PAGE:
What constitutes a short circuit on an OUTPUT pin?

From the fine Digital Pins Tutorial we have this quote:

Short circuits on Arduino pins, or attempting to run high current devices from them, can damage or destroy the output transistors in the pin, or damage the entire Atmega chip. Often this will result in a "dead" pin in the microcontroller but the remaining chip will still function adequately. For this reason it is a good idea to connect OUTPUT pins to other devices with 470Ω or 1k resistors, unless maximum current draw from the pins is required for a particular application.

Does this mean that an OUTPUT pin should never be shorted directly to 0v or that an OUTPUT pin should never be shorted directly to 5v? I've seen both types of shorts in various tutorials, usually via a SPST switch.

dotancohen:
Does this mean that an OUTPUT pin should never be shorted directly to 0v or that an OUTPUT pin should never be shorted directly to 5v?

Absolutely!

dotancohen:
I've seen both types of shorts in various tutorials, usually via a SPST switch.

Really? Cite some? (Unless they are "instructables". :cold_sweat: )

Obviously input pins often go to switches; unless the code "accidentally" sets those pins to OUTPUT, it should not be a problem.

Paul__B:
Absolutely!

Absolutely what? Absolutely never directly to 0v?Absolutely never directly to 5v?

Really? Cite some? (Unless they are "instructables". :cold_sweat: )

Obviously input pins often go to switches; unless the code "accidentally" sets those pins to OUTPUT, it should not be a problem.

Off the top of my head, the Pushbutton Tutorial shorts to ground while the button is depressed.

int inPin = 7;   // choose the input pin (for a pushbutton)

The switch is connected to an input, not output. An input is a very high resistance to ground (10’s of meg Ohms at least) so virtually no current flows into or out of an input.

dotancohen:
Off the top of my head, the Pushbutton Tutorial shorts to ground while the button is depressed.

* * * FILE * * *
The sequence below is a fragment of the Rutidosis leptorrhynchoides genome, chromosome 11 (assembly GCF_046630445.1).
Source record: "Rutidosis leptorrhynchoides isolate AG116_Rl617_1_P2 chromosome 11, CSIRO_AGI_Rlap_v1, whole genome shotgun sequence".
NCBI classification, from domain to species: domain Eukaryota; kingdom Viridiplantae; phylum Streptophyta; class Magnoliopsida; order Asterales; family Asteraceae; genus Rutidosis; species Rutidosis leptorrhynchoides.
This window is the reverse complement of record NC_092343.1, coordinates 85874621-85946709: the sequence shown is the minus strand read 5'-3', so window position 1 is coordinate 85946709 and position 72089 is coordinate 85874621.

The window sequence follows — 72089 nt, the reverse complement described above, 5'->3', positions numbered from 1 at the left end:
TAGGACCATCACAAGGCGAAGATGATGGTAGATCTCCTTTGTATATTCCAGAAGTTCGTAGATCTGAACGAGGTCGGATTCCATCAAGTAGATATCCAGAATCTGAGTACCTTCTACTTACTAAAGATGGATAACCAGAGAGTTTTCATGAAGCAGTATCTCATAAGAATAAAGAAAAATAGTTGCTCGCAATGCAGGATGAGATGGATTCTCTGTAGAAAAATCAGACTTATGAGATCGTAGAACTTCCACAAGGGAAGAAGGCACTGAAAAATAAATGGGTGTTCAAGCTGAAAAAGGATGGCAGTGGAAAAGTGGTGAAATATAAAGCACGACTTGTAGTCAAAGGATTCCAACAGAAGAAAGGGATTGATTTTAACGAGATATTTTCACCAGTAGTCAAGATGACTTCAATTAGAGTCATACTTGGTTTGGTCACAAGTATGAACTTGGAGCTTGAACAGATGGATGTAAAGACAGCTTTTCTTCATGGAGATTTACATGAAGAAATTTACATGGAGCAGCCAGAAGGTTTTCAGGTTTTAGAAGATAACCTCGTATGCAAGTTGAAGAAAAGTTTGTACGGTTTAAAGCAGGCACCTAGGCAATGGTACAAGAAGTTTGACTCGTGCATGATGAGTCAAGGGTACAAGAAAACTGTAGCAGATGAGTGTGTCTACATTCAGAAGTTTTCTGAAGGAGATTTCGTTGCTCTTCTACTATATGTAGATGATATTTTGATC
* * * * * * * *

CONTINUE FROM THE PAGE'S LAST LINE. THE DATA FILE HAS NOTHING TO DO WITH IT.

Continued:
You have to be more detail oriented to read and write code, or you will confuse yourself like this.

That pin is set INPUT, not OUTPUT.

AVR pins can have 1 of 4 modes and can change mode in less than a microsecond.

OUTPUT LOW — tries to be 0V, can safely sink 25mA continuously, maybe even 30mA but may need cooling. Never connect directly to 5V or OUTPUT HIGH pin.

OUTPUT HIGH — tries to be 5V, can safely source 25mA continuously, maybe even 30mA but may need cooling. Never connect directly to GND or OUTPUT LOW pin.

INPUT LOW (or just INPUT, default is LOW) — when not being read is effectively electrically neutral, does not source or sink current. Each digital read will sink about 1 microAmp of charge, almost nothing.

INPUT HIGH — tries to be 5V through 20K to 50K Ohms resistance (very easy to drain LOW) always. Each digital read is the same as above. The internal resistance makes grounding the pin safe, mode is INPUT_PULLUP.

It is the OUTPUT pins that often need protection from too much current.

I had a problem testing an alarm system by shorting INPUT_PULLUP pins to ground. loud pops, reset the program

I started with 47 k resistors and worked my way down. I found that the system would trigger reliably at 47 ohms, without drama or damage

GoForSmoke:
You have to be more detail oriented to read and write code, or you will confuse yourself like this.

That pin is set INPUT, not OUTPUT.

Correct, thank you for being blunt. I appreciate honesty and frankness!

I will take care to ensure that OUTPUT pins are neither shorted to ground nor shorted to Vcc.

That is simply impossible on an Arduino that works correctly. "Shorting" an INPUT_PULLUP pin to ground is exactly what they were designed for. The resistance of these pull-ups is very high (> 30kΩ), so at the low voltages used by a microcontroller, only a very tiny current will flow.
The behavior you were seeing must have been caused by a different problem with your connections and/or code.

Pieter

dotancohen:
Does this mean that an OUTPUT pin should never be shorted directly to 0v or that an OUTPUT pin should never be shorted directly to 5v? I’ve seen both types of shorts in various tutorials, usually via a SPST switch.

It’s basically current that can damage the pin.